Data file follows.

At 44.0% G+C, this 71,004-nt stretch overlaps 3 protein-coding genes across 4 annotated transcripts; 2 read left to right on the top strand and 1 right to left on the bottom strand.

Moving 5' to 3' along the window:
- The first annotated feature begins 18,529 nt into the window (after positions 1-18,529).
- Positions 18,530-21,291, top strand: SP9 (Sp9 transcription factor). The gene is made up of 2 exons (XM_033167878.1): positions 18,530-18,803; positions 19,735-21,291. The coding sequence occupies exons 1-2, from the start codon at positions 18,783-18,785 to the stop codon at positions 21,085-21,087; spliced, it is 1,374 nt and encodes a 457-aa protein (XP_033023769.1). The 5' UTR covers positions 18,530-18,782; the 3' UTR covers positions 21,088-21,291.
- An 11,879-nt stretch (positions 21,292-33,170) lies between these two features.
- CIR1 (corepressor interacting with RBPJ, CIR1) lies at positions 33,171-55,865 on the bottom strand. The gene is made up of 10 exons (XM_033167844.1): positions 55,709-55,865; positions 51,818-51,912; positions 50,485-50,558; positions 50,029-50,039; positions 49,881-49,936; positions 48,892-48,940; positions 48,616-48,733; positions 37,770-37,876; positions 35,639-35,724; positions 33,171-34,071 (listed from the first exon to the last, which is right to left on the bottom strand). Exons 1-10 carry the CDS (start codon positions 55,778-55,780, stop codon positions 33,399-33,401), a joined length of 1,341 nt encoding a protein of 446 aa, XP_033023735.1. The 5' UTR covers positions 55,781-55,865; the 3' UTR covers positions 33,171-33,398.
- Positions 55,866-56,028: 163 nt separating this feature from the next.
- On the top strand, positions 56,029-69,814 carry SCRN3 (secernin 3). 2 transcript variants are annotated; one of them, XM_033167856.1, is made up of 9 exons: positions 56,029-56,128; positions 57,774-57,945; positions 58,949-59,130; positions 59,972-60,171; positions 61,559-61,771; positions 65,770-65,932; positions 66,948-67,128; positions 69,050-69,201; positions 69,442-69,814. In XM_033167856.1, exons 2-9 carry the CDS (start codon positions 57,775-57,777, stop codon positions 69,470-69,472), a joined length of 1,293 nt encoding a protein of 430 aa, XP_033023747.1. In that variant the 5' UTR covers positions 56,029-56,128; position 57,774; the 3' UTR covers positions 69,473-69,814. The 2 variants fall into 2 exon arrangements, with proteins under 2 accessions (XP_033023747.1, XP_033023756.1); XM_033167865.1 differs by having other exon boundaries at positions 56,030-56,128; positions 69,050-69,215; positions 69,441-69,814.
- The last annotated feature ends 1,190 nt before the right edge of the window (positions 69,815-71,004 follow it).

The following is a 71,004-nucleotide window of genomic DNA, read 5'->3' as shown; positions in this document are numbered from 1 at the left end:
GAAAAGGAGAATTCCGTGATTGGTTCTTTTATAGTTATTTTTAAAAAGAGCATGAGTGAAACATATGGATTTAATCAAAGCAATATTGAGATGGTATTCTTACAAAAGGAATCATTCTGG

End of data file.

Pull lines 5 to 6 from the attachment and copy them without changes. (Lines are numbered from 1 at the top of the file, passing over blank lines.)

- An 11,879-nt stretch (positions 21,292-33,170) lies between these two features.
- CIR1 (corepressor interacting with RBPJ, CIR1) lies at positions 33,171-55,865 on the bottom strand. The gene is made up of 10 exons (XM_033167844.1): positions 55,709-55,865; positions 51,818-51,912; positions 50,485-50,558; positions 50,029-50,039; positions 49,881-49,936; positions 48,892-48,940; positions 48,616-48,733; positions 37,770-37,876; positions 35,639-35,724; positions 33,171-34,071 (listed from the first exon to the last, which is right to left on the bottom strand). Exons 1-10 carry the CDS (start codon positions 55,778-55,780, stop codon positions 33,399-33,401), a joined length of 1,341 nt encoding a protein of 446 aa, XP_033023735.1. The 5' UTR covers positions 55,781-55,865; the 3' UTR covers positions 33,171-33,398.